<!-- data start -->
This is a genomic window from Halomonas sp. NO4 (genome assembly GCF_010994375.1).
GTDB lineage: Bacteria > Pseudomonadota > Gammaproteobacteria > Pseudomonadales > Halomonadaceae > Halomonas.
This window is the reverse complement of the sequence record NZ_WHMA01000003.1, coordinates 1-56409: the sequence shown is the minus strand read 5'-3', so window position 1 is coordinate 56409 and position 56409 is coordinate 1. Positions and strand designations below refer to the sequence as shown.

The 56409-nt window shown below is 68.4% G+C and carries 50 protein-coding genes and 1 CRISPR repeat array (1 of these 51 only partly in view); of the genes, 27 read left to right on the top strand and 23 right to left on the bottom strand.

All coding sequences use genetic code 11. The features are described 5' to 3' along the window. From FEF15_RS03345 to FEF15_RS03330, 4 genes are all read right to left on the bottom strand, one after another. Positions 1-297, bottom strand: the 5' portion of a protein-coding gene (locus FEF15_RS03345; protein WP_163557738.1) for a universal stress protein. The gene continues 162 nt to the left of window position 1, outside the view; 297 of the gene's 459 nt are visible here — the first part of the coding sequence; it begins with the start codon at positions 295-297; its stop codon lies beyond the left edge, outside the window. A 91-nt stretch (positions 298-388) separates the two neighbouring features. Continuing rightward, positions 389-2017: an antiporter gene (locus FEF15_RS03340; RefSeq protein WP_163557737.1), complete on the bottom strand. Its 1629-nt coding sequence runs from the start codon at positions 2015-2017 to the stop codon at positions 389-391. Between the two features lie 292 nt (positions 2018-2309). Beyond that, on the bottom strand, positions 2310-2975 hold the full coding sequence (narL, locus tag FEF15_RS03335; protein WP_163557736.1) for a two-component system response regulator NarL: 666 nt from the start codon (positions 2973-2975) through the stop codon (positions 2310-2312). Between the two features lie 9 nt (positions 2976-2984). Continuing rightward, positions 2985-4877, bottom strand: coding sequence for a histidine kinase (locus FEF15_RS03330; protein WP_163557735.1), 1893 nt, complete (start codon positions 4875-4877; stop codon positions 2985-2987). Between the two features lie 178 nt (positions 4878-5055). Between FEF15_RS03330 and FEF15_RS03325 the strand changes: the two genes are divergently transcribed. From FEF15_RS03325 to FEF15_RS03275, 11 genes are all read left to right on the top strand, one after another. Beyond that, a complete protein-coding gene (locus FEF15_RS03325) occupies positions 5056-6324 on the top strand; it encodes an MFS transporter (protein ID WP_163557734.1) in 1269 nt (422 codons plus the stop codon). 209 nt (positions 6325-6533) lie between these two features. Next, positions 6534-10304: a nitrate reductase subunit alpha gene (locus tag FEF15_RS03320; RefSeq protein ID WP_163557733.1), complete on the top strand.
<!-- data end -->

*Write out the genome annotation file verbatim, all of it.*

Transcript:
This is a genomic window from Halomonas sp. NO4 (genome assembly GCF_010994375.1).
GTDB lineage: Bacteria > Pseudomonadota > Gammaproteobacteria > Pseudomonadales > Halomonadaceae > Halomonas.
This window is the reverse complement of the sequence record NZ_WHMA01000003.1, coordinates 1-56409: the sequence shown is the minus strand read 5'-3', so window position 1 is coordinate 56409 and position 56409 is coordinate 1. Positions and strand designations below refer to the sequence as shown.

The 56409-nt window shown below is 68.4% G+C and carries 50 protein-coding genes and 1 CRISPR repeat array (1 of these 51 only partly in view); of the genes, 27 read left to right on the top strand and 23 right to left on the bottom strand.

All coding sequences use genetic code 11. The features are described 5' to 3' along the window. From FEF15_RS03345 to FEF15_RS03330, 4 genes are all read right to left on the bottom strand, one after another. Positions 1-297, bottom strand: the 5' portion of a protein-coding gene (locus FEF15_RS03345; protein WP_163557738.1) for a universal stress protein. The gene continues 162 nt to the left of window position 1, outside the view; 297 of the gene's 459 nt are visible here — the first part of the coding sequence; it begins with the start codon at positions 295-297; its stop codon lies beyond the left edge, outside the window. A 91-nt stretch (positions 298-388) separates the two neighbouring features. Continuing rightward, positions 389-2017: an antiporter gene (locus FEF15_RS03340; RefSeq protein WP_163557737.1), complete on the bottom strand. Its 1629-nt coding sequence runs from the start codon at positions 2015-2017 to the stop codon at positions 389-391. Between the two features lie 292 nt (positions 2018-2309). Beyond that, on the bottom strand, positions 2310-2975 hold the full coding sequence (narL, locus tag FEF15_RS03335; protein WP_163557736.1) for a two-component system response regulator NarL: 666 nt from the start codon (positions 2973-2975) through the stop codon (positions 2310-2312). Between the two features lie 9 nt (positions 2976-2984). Continuing rightward, positions 2985-4877, bottom strand: coding sequence for a histidine kinase (locus FEF15_RS03330; protein WP_163557735.1), 1893 nt, complete (start codon positions 4875-4877; stop codon positions 2985-2987). Between the two features lie 178 nt (positions 4878-5055). Between FEF15_RS03330 and FEF15_RS03325 the strand changes: the two genes are divergently transcribed. From FEF15_RS03325 to FEF15_RS03275, 11 genes are all read left to right on the top strand, one after another. Beyond that, a complete protein-coding gene (locus FEF15_RS03325) occupies positions 5056-6324 on the top strand; it encodes an MFS transporter (protein ID WP_163557734.1) in 1269 nt (422 codons plus the stop codon). 209 nt (positions 6325-6533) lie between these two features. Next, positions 6534-10304: a nitrate reductase subunit alpha gene (locus tag FEF15_RS03320; RefSeq protein ID WP_163557733.1), complete on the top strand.